Cordoue Incredible Find

17th century Cordoue Incredible Find


I couldn't believe my eyes when I saw this flawless fragment of Cordoue Wrought Leather.

Standing there starring at it, as if to say, "How did that land at a fleamarket?"


"Leather wallpaper is a type of wallpaper used in various styles for wall covering. It is often referred to as wrought leather. It is often gilded, painted, and decorated. With the advent of wallpaper use from about 1650-1750, leather was used to cover and decorate sections of walls in the habitations of wealthy persons. Leather is pliable and could be decorated in various ways."

The first time I saw cordoue leather was back in 1990 in the entrance hall of my 90-year-old neighbor's home in Marseille. Madame L. was gracious and her home was full of incredible Louis sixteen furnishings. As soon as I walked into her home my French antique history lessons started the moment my eyes asked, "What is this?" Standing in the entrance I was surrounded by leather cordoue depicting the four seasons, a few Louis sixteen armchairs, and a small chest of drawers with an Imari bowl filled with rock crystal decanter stoppers.



17th century Cordoue Incredible Find


"Cuir de Cordoue, or cordwain or cordovan (meaning: "from Cordudo"), sometimes called gold leather (from Dutch "goudleer"), refers to painted and gilded  (and often embossed) leather hangings, manufactured in panels and assembled for covering walls as an alternative to tapestry. These terms are mostly used for historical and antique materials."

Imagine the surprise I had to see this piece just hanging out with some books, CDs, second-hand no label brand clothes, and toys mostly plastic.

How in the world does that happen? Everyday actually. The old world ushers in the new leaving us a few traces of how it used to be.

No hashtags, no signature, no "I created this first", instead just a fragment of historical everyday beauty without a trace of who created it, nor what they did the night it was completed. If they were artisans they probably had a bowl of soup, some bread, a chunk of cheese, and a glass of wine.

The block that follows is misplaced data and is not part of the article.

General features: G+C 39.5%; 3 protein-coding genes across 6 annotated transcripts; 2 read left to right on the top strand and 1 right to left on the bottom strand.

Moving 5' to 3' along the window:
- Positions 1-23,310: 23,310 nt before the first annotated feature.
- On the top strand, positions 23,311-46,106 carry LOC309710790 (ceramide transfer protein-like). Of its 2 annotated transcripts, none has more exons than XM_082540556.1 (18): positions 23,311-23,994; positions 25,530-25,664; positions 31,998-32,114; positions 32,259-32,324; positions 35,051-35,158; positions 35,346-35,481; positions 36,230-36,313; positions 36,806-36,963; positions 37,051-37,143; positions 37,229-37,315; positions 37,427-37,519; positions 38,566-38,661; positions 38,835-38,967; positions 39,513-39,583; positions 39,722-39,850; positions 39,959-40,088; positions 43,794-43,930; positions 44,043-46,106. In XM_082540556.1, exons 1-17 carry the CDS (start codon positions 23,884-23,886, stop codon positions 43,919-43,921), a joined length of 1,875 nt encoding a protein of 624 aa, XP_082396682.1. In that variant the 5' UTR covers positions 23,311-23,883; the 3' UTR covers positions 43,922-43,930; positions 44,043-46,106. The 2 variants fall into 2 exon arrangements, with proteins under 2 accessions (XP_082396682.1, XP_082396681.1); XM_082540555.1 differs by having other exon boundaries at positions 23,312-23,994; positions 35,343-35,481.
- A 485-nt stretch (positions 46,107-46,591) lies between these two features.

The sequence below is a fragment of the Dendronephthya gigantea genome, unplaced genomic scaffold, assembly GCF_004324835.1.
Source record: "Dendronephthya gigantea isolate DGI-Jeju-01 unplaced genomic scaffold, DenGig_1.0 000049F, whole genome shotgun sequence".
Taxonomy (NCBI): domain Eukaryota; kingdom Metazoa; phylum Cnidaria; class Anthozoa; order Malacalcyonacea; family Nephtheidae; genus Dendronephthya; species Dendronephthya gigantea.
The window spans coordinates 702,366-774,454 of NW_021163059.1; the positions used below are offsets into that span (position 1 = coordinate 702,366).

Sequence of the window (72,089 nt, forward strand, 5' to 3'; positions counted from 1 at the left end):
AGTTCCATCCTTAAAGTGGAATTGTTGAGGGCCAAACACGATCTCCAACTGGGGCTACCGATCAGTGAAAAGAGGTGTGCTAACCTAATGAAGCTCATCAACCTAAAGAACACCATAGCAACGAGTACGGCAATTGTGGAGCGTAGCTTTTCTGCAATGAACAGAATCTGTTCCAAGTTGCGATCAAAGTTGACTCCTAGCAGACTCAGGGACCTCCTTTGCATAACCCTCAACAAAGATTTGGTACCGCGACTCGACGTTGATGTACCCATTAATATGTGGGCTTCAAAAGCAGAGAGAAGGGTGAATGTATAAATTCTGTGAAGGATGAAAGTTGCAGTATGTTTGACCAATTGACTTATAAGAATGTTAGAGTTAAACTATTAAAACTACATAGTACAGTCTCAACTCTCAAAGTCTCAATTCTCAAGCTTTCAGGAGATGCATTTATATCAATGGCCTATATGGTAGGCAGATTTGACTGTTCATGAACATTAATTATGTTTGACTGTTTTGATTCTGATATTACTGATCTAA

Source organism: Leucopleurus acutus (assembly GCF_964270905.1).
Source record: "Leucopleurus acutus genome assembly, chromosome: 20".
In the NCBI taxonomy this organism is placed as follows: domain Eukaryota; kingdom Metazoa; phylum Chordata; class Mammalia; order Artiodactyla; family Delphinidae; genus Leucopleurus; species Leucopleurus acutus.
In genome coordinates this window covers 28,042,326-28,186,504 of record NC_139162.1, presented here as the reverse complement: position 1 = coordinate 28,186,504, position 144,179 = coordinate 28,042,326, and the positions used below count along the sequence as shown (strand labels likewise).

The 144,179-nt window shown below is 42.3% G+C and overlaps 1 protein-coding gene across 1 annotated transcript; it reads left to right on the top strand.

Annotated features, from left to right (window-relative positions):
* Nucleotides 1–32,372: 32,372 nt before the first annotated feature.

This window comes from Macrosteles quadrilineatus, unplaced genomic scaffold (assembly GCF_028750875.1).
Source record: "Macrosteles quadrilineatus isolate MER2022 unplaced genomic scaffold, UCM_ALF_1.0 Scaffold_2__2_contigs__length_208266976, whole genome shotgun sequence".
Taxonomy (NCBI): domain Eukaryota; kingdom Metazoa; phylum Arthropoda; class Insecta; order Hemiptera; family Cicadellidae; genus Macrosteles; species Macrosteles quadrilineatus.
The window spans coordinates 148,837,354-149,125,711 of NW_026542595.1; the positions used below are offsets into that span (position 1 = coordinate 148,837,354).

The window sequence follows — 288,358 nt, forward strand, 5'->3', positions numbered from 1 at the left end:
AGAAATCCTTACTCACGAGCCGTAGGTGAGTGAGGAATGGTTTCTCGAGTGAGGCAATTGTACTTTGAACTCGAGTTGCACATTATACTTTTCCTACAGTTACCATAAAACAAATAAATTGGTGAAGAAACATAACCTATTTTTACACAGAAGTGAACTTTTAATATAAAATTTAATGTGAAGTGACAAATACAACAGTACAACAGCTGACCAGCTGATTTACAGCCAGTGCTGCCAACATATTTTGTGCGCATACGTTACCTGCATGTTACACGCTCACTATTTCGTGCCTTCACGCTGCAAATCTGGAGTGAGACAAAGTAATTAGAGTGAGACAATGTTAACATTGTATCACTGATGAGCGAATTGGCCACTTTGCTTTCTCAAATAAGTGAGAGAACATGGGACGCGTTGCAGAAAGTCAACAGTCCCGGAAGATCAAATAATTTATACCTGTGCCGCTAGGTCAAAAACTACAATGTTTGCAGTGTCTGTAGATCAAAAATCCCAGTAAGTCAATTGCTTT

17th century Cordoue Incredible Find


17th century Cordoue Incredible Find


"Cuir de Cordoba was usually made of fine leather; often calf skins were used. The technique consisted of shaping panels of wet leather over wooden molds, then painting them, then oil-gilding and lacquering them. Sometimes smooth panels of painted Cuir de Cordoue were used. "Patterns for these panels followed fashions in silk damask, at some lag in time, since the high-relief wooden molds were laborious to make. After the second half of the 18th century, this luxurious artisan product was no longer made,[8] its place was taken in part by chintz hangings and printed wallpapers. In the eighteenth-century Chinoiserie patterns were popular with Cuir de Cordoue." via wiki



17th century Cordoue Incredible Find


Madame L.'s cordoue was donated to a museum I was told. But in my mind's eye, it is in the entrance hall where Chelsea (five months old) is sitting on the floor with the Imari bowl full of glass decanter stoppers putting them in her mouth, Madame L. is pleased that they are being used for something. (Her son, Father L., years later would celebrate the sacrament of marriage with Chelsea and Martin.)



17th century Cordoue Incredible Find

Back at the flea market, I asked the vendor for his phone number.

I do not need this piece.

It is more expensive than everything gather at the fleamarket combined- books, CDs, second-hand no-label brand clothes,

and toys mostly plastic ...

The vendor knows what this piece is.


I do not need it.


But gee the damn brocante just keeps biting.

At least I have some photos, a phone number and a new memory to attach to Madame L's lesson book.

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28 April 2015

French la Vie Creative Journeys in France. Please join me in 2020 to learn more click here
French La Vie started in 2005, I have the "Brocante Bug" which means antiquing is my cure, France can do me no wrong when it comes to treatment ° 32 years living in France with my French Husband that I met while dancing in San Francisco ° Two children, now in their late-twenties, amour et joie ° Come join our journey either vicariously through my blog, or on a French La Vie Week Retreat in Provence °
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